1. Sue says:

        Completely agree. And Thielemann may be ‘trying it on’ to see just how much influence he wields.

        Top conductors are often very “difficult”, yes, but to suggest Thielemann has “psychopathological problems” (and that Kleiber had these) is outrageous. Kleiber was known as a ‘dictator, but a very human one who cared about people”.

        The Viennese love Thielemann and I’ve been to a few of his concerts where he’s been brought back to the podium by the audience long after the orchestra has left!!

        He has a very secure future – and he knows it!! As Kleiber also knew about himself.

        1. Peter says:

          Apparently you don’t know these people personally, but only from the position of adulation down from the parterre.

          Or how could you otherwise phrase a sentence: “The Viennese love Thielemann and I’ve been to a few of his concerts where he’s been brought back to the podium by the audience long after the orchestra has left!!” and think that says anything about the man, when it in fact only says something about that part of the audience that needs this man for their need for adulation of a projected great man.

          The sad thing about the classical music business is, that psychologically suffering people do not get help but are even encouraged to emphasize their mental conditions, by an audience hungry to see their own needs for adulation satisfied. “Führer befiehl, wir folgen!” (Almost) the same mindset. Just sickening.

          1. Alexander Hall says:

            This is not a phenomenon specific to classical music. If you haven’t already done so, go and observe the images of thousands of teeny-boppers (and others much older in a similar vein) who go wildly hysterical and rip off their clothing whenever their objects of “adulation” (Beatles, Stones, David Bowie, Take That, George Michael) have performed. And then ask yourself whether these pseudo-fascist symbols of individual submission are peculiar – as you seem to suggest – to the German-speaking world or whether they are not a universal phenomenon.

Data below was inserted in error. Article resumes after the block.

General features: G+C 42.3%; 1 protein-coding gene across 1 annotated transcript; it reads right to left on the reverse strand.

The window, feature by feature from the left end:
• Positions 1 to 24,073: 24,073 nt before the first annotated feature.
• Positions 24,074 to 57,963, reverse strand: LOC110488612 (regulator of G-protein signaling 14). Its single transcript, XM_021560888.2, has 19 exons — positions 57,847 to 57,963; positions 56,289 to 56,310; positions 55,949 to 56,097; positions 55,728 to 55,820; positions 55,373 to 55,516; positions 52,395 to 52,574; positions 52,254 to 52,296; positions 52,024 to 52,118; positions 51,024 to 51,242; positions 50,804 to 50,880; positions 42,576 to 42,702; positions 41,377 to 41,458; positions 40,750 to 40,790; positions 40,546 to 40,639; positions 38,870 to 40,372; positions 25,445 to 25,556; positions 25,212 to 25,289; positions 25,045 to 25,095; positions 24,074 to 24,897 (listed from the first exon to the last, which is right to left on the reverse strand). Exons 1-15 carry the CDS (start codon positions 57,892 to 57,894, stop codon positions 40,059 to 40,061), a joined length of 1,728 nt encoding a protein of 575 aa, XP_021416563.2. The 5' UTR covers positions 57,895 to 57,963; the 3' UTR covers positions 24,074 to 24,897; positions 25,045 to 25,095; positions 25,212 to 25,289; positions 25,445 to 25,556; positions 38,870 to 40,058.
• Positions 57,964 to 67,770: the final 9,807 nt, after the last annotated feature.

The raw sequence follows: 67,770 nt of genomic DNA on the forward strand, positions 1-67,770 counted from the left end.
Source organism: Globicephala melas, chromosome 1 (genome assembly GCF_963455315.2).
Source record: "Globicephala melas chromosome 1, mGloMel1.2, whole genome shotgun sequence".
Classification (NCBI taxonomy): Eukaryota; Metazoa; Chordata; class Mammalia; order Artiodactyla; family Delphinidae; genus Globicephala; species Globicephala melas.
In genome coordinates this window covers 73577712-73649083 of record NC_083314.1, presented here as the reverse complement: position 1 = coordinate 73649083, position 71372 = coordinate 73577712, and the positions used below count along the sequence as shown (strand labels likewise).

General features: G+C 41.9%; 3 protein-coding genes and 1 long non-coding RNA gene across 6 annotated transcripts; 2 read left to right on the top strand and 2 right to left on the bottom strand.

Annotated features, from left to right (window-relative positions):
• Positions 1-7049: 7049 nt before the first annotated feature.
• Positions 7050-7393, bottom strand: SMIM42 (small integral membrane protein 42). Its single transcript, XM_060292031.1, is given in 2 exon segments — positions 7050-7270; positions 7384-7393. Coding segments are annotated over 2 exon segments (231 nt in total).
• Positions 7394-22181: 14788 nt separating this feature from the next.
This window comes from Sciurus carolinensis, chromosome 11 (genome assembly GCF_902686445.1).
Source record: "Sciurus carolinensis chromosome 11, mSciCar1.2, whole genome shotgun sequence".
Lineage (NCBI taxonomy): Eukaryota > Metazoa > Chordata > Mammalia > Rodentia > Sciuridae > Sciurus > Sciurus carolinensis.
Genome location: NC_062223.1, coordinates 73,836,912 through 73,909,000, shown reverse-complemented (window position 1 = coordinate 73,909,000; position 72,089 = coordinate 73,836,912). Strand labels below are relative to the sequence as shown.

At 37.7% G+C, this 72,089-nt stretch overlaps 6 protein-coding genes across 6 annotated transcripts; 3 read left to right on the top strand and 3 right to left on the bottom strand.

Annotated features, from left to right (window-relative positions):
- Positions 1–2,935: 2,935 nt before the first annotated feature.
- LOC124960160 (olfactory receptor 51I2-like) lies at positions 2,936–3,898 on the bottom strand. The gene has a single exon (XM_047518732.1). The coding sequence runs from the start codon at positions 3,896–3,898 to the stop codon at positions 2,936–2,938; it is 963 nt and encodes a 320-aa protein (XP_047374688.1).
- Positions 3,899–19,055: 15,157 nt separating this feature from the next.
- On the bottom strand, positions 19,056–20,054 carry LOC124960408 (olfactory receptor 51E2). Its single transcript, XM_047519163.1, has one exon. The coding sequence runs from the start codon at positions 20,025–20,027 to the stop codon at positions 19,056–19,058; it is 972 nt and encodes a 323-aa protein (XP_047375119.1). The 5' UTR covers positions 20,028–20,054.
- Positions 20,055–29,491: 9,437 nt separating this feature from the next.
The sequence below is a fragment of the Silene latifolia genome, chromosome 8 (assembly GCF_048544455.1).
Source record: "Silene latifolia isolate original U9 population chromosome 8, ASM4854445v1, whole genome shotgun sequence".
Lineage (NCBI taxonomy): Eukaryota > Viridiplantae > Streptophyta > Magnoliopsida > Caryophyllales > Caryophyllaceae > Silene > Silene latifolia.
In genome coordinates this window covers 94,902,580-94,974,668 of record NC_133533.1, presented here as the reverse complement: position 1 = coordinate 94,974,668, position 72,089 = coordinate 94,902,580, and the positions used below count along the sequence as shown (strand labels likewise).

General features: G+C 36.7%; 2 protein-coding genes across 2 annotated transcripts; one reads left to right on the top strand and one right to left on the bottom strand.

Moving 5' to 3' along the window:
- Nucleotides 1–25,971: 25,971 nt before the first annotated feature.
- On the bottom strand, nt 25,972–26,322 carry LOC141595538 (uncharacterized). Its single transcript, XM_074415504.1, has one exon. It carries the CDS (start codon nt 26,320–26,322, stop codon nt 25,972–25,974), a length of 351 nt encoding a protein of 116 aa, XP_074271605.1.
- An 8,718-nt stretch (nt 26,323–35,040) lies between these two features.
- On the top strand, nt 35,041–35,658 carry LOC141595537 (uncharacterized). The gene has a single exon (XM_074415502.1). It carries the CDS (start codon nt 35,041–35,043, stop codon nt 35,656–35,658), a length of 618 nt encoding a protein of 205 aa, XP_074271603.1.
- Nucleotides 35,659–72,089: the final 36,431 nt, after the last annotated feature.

2. Peter says:

            well, you have a point, but there is also a difference between grown up people, and some teenagers ridden by the hormonal rollercoaster of puberty.

      2. Andrew An says:

        (Y)

  2. Olassus says:

    Oh, stupid administrators! Just approve what he wants!

  3. G. Karni says:

    Whatever he has in his rep, whatever he wants – gets it or not, conductors have to be nice and humane, anywhere they conduct. From a personal experience being his principal violist once – HE IS NOT!

    1. Sue says:

      Not like ‘the screaming skull’, Solti, aye!!!

  4. Ungeheuer says:

    To these ears, the Dresden never sounded better than when under Kempe and Sinopoli. To date, I have yet to hear one performance or one recording of any work under Thielemann, with the Dresden or not, that surpasses anything that others before him have done. Nothing he has done rises to memorable, let alone reference level.

    1. Olassus says:

      Sinopoli? You are joking.

      1. Ungeheuer says:

        Dead serious.

        1. Alexander Hall says: